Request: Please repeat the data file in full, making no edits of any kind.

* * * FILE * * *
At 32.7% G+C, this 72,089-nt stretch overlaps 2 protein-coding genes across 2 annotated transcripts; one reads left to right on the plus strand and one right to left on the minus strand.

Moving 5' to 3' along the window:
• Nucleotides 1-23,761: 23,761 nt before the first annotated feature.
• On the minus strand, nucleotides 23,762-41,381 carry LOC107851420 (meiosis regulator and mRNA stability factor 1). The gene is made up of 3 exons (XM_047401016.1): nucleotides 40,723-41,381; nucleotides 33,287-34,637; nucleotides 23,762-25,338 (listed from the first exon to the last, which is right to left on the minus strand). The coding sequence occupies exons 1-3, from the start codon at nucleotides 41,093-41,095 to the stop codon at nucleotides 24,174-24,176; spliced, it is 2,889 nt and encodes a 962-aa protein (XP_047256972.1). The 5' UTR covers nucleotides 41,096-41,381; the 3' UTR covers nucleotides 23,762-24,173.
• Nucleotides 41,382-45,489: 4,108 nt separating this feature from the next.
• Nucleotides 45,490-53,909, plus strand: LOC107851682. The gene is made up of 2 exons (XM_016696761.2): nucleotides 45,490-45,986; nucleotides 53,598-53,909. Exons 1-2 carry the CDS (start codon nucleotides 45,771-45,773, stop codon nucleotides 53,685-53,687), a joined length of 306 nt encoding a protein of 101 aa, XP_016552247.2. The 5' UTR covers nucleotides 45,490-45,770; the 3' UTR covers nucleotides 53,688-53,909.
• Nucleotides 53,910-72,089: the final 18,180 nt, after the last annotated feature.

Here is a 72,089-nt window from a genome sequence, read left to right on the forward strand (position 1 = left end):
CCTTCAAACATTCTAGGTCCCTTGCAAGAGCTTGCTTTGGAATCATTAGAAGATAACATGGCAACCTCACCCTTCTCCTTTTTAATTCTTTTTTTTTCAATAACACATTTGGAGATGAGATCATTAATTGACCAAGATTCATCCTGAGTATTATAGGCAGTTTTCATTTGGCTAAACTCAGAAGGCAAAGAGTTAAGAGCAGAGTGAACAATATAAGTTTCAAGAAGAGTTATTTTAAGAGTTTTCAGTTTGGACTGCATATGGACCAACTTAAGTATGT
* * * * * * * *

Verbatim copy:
At 32.7% G+C, this 72,089-nt stretch overlaps 2 protein-coding genes across 2 annotated transcripts; one reads left to right on the plus strand and one right to left on the minus strand.

Moving 5' to 3' along the window:
• Nucleotides 1-23,761: 23,761 nt before the first annotated feature.
• On the minus strand, nucleotides 23,762-41,381 carry LOC107851420 (meiosis regulator and mRNA stability factor 1). The gene is made up of 3 exons (XM_047401016.1): nucleotides 40,723-41,381; nucleotides 33,287-34,637; nucleotides 23,762-25,338 (listed from the first exon to the last, which is right to left on the minus strand). The coding sequence occupies exons 1-3, from the start codon at nucleotides 41,093-41,095 to the stop codon at nucleotides 24,174-24,176; spliced, it is 2,889 nt and encodes a 962-aa protein (XP_047256972.1). The 5' UTR covers nucleotides 41,096-41,381; the 3' UTR covers nucleotides 23,762-24,173.
• Nucleotides 41,382-45,489: 4,108 nt separating this feature from the next.
• Nucleotides 45,490-53,909, plus strand: LOC107851682. The gene is made up of 2 exons (XM_016696761.2): nucleotides 45,490-45,986; nucleotides 53,598-53,909. Exons 1-2 carry the CDS (start codon nucleotides 45,771-45,773, stop codon nucleotides 53,685-53,687), a joined length of 306 nt encoding a protein of 101 aa, XP_016552247.2. The 5' UTR covers nucleotides 45,490-45,770; the 3' UTR covers nucleotides 53,688-53,909.
• Nucleotides 53,910-72,089: the final 18,180 nt, after the last annotated feature.

Here is a 72,089-nt window from a genome sequence, read left to right on the forward strand (position 1 = left end):
CCTTCAAACATTCTAGGTCCCTTGCAAGAGCTTGCTTTGGAATCATTAGAAGATAACATGGCAACCTCACCCTTCTCCTTTTTAATTCTTTTTTTTTCAATAACACATTTGGAGATGAGATCATTAATTGACCAAGATTCATCCTGAGTATTATAGGCAGTTTTCATTTGGCTAAACTCAGAAGGCAAAGAGTTAAGAGCAGAGTGAACAATATAAGTTTCAAGAAGAGTTATTTTAAGAGTTTTCAGTTTGGACTGCATATGGACCAACTTAAGTATGT